Not to be attached to outcomes — was our subject last time. But how? How can we do that?

Those of you who responded agreed on the importance of not identifying with outcomes. But you likely said under your breath, as I did, “Sounds good, but it’s sure easier said than done!”

So, what practices help us find that inner freedom from detaching to particular outcomes? What helps us keep from “nailing” (attaching) our well-being on what we cannot control, like particular results?

I’m suspect you have some practices that work for you. Here is one that I practice occasionally. I encourage you to read it slowly, perhaps many times until it sinks in. It is all about detaching, or dis-identifying, and realigning with our deepest identity. This is my adaptation of the exercise from Ken Wilbur in No Boundary.

I have a body, but I am not my body. My body may be tired or excited, sick or healthy, heavy or light, but that is not my deepest identity. I have a body, but I am not my body. I am, beloved, graced . . . unconditionally.

I have desires, but I am not my desires. Desires come and go, floating through my awareness, but they are not my deepest identity. I have desires but I am not desires. I am, beloved,  graced . . . unconditionally.

I have anxieties, but I am not my anxieties. I can feel anxiety and other emotions. They pass through me, but they are not my deepest identity. I have emotions, but I am not emotions. I am, beloved, graced . . .  unconditionally.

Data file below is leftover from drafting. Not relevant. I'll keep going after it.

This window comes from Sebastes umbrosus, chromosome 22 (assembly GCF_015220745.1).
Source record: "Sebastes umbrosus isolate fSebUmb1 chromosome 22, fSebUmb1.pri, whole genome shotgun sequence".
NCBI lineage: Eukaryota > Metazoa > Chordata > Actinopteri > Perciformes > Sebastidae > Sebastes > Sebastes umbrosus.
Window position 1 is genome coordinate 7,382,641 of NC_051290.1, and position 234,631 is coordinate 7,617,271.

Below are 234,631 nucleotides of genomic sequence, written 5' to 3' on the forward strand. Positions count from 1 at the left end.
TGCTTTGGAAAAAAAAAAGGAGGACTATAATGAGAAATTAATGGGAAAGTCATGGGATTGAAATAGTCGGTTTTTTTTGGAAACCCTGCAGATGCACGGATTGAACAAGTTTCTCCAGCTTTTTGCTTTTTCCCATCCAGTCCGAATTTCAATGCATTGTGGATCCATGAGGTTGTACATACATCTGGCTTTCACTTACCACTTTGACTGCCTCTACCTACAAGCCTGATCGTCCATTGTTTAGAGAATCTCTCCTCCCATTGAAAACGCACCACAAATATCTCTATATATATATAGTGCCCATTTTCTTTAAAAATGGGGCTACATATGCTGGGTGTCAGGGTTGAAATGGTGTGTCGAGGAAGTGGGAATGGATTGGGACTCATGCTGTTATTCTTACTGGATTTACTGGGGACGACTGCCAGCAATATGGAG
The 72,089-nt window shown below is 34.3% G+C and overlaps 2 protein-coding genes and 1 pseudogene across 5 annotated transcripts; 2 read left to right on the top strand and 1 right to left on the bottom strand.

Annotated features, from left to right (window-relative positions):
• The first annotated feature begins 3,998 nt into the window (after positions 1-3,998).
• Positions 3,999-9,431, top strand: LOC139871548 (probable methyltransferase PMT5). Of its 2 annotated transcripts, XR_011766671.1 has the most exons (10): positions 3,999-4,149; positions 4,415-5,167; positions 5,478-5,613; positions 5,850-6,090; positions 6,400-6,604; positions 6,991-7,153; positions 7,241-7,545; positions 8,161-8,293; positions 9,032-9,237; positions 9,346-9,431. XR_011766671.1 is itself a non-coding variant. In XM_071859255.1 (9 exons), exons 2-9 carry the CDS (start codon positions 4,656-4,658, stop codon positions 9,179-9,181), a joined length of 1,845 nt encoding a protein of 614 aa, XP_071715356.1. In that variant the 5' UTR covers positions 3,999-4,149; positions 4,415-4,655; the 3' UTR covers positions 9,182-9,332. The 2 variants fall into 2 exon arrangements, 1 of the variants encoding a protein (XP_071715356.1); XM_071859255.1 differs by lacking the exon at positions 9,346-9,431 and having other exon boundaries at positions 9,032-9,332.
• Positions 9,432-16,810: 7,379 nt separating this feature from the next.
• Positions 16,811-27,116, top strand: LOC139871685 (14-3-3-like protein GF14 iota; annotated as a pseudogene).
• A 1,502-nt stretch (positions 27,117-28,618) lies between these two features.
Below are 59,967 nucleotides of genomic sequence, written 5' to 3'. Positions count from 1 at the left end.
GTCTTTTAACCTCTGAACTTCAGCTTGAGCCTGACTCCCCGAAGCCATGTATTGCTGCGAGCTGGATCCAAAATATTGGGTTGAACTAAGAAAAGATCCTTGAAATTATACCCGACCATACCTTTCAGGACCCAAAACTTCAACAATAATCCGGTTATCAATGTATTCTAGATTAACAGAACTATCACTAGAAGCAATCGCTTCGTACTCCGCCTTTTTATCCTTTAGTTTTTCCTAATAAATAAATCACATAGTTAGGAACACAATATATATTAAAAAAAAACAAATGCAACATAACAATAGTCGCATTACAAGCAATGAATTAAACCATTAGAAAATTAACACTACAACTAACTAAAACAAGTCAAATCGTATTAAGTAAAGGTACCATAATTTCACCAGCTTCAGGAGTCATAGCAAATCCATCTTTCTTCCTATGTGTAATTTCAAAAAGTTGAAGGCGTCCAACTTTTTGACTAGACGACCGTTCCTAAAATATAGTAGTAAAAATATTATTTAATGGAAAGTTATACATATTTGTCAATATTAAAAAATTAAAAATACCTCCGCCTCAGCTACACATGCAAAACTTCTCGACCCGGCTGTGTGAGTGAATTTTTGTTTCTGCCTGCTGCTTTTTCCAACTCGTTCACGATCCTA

I have thoughts, but I am not my thoughts. Thoughts come to me and thoughts leave me. Egoic thoughts are not my deepest identity. I have thoughts, but I am not my thoughts. I am, beloved, graced. . . unconditionally.

I have a work/vocation, but I am not my work. Work comes and goes, sometimes exciting, sometimes discouraging. Work is not my deepest identity. I have work experiences but I am not work. I am, beloved, graced . . . unconditionally.

I have hopes for outcomes, but I am not any outcomes. Outcomes come and go, sometimes realized, sometimes not. They do not form my deepest identity. My well-being is not attached to results. I have aspirations, but I am not my aspirations. I am, beloved, graced . . . unconditionally.

If you continue to repeat this exercise, you may notice subtle shifts in your sense of “self.” Our deepest identity, as I understand the gospel, is being a delight, graced, unconditionally accepted, a participant in the flow of divine compassion in the world — always gift, not our achievement. But to get to this core identity requires dis-identifying from other attachments (“idolatry” would be the biblical word). It’s the shift from nailing our sense of self to particular results to holding lightly hoped-for outcomes. It is the difference between “I have to” and “I want to.”

I hear a lot these days that spirituality is about “letting go” and “letting be.” And I agree. But how is that possible unless we are rooted and grounded in an identity already given? It seems we spend a life time learning to accept and live from what’s been true all along.

My dog, Katie, has no problem living in grace, from grace. I sure do.


On the Dark Side: Attachment to Outcomes

December 5, 2011

I don’t know where this truism came from, but it stays stuck to my frame like a worn out label. It goes like this. Life consists of four challenges: show up: be present; speak your truth; and don’t be attached to outcomes.

The zinger for me is in the last one—don’t be attached to outcomes.

I am such a future oriented person, off the Myers-Briggs chart on “intuition.” I love to plan and prioritize goals and dream of possibilities. I delight in casting the anchor way out in front of my boat and pull the rope in that direction. There’s good in that. Besides, it is just who I am. I can’t help it. But, as with all things good, there is a shadow side.